Economics of the Law: Torts, Contracts, Property, Litigation

By Thomas J. Miceli | Go to book overview

THREE
THE ECONOMICS OF TORT LAW
Extensions

This chapter extends in several directions the basic accident model from the previous chapter. The first concerns the impact of litigation costs, or the costs that victims and injurers incur in resolving an accident claim through the legal system. Consideration of these costs is important, not only because they represent a substantial expenditure of resources, but also because they potentially affect the incentives for care created by the liability system. As we shall see, litigation costs tend to reduce the incentives for injurers to take care, though the effects differ under strict liability and negligence. Thus, litigation costs introduce an extra dimension along which to compare liability rules in terms of their ability to reduce the social costs of accidents.

The second extension of the basic model concerns the impact of uncertainty on the operation of the liability system. I first consider the impact of uncertainty by injurers about what the due standard of care is under a negligence rule. I then consider the impact of uncertainty by the court both about whether a given injurer violated the due standard care, and whether he was the cause of an accident. Finally, I consider the impact of uncertainty by injurers about whether the products they are producing or the activities they are engaged in pose a risk of injury in the first place.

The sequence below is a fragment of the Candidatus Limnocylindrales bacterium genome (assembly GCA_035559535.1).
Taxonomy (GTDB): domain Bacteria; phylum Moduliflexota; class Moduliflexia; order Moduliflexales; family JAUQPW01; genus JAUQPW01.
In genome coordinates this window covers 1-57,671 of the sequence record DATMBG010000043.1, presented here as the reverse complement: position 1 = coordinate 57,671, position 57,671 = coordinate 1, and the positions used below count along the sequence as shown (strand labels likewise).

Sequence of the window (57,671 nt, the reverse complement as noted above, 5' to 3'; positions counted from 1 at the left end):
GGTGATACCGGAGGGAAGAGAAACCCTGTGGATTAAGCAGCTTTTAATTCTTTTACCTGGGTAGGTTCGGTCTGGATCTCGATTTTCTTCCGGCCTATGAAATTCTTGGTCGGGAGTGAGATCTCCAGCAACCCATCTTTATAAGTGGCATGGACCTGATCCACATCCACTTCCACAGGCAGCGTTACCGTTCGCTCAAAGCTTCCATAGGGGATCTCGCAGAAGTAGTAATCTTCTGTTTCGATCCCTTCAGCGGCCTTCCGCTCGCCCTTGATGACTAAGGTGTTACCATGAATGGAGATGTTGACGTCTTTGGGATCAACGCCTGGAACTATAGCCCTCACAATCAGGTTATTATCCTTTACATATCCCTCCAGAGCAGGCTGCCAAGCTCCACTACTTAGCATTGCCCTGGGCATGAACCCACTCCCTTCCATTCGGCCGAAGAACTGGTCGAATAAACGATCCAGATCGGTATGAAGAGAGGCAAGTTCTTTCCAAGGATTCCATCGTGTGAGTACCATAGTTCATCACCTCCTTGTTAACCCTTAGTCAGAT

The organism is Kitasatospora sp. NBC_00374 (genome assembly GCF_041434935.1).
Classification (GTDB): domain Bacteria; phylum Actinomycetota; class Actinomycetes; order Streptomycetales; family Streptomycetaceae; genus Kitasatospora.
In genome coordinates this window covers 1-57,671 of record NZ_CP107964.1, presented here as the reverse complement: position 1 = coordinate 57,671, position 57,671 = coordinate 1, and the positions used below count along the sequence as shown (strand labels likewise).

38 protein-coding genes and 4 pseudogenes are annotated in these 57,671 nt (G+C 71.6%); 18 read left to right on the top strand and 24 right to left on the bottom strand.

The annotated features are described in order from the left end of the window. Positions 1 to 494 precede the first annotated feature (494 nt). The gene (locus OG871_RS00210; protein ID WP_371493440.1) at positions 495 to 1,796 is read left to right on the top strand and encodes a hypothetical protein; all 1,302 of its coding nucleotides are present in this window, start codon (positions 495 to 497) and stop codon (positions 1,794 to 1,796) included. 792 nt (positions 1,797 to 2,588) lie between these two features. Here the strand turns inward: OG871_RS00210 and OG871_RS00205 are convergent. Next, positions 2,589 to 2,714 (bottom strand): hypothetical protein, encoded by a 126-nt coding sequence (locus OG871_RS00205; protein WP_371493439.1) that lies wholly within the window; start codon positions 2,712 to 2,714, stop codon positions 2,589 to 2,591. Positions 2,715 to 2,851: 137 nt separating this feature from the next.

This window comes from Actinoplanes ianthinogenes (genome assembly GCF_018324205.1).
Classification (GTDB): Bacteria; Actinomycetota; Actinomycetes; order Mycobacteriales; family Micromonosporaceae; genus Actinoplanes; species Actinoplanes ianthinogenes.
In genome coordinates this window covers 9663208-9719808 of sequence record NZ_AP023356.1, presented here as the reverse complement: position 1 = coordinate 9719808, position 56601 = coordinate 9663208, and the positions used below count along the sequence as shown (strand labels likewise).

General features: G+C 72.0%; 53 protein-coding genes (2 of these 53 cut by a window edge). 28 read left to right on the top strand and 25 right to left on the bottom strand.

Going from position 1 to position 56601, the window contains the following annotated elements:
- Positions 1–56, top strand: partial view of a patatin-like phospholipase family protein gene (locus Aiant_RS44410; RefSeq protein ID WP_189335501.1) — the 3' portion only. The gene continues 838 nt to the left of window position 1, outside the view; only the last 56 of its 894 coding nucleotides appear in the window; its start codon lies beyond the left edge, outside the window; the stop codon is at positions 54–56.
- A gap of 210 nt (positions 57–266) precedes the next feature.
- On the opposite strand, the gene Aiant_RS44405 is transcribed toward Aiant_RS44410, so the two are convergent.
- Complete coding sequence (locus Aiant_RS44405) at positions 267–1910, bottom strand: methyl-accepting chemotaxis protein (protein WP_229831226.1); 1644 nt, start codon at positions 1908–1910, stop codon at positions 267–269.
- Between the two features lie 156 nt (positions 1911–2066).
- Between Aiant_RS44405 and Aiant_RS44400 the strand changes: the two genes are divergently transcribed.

The final topic I examine in this chapter is sequential-care torts, or torts in which the injurer and victim choose their care levels sequentially. Although accidents of this sort have not received extensive treatment in the law and economics literature, they are of interest because they are fairly common, and also because they create the potential for strategic behavior by the parties. As a result, we shall see that they present unique problems for the design of efficient liability rules.


1. Litigation Costs

The economic analysis of accidents to this point has ignored the costs of litigation (except for general references to administrative costs). In this section I briefly

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